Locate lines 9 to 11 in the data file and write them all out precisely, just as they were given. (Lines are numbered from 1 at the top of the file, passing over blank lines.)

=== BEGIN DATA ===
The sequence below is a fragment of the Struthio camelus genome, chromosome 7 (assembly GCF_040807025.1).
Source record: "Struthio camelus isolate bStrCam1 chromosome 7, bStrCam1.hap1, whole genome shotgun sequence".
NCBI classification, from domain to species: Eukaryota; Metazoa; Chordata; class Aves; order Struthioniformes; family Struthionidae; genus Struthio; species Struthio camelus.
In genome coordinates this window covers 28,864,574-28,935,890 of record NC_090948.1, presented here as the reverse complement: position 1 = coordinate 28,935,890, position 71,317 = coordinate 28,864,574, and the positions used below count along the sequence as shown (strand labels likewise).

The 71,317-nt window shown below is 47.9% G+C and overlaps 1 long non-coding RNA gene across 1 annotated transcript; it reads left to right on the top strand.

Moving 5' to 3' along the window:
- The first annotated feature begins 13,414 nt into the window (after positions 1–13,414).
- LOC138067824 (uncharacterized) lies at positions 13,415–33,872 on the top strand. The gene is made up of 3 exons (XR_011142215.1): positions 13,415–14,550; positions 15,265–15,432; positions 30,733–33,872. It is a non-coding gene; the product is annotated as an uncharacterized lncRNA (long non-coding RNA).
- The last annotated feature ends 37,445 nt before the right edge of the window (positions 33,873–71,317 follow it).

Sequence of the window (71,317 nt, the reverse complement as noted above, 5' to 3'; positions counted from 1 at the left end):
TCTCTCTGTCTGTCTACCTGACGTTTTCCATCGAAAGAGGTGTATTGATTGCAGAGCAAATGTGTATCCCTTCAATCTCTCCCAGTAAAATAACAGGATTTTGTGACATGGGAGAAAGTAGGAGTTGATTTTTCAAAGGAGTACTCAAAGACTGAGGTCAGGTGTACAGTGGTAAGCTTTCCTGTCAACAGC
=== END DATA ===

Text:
- The last annotated feature ends 37,445 nt before the right edge of the window (positions 33,873–71,317 follow it).

Sequence of the window (71,317 nt, the reverse complement as noted above, 5' to 3'; positions counted from 1 at the left end):
TCTCTCTGTCTGTCTACCTGACGTTTTCCATCGAAAGAGGTGTATTGATTGCAGAGCAAATGTGTATCCCTTCAATCTCTCCCAGTAAAATAACAGGATTTTGTGACATGGGAGAAAGTAGGAGTTGATTTTTCAAAGGAGTACTCAAAGACTGAGGTCAGGTGTACAGTGGTAAGCTTTCCTGTCAACAGC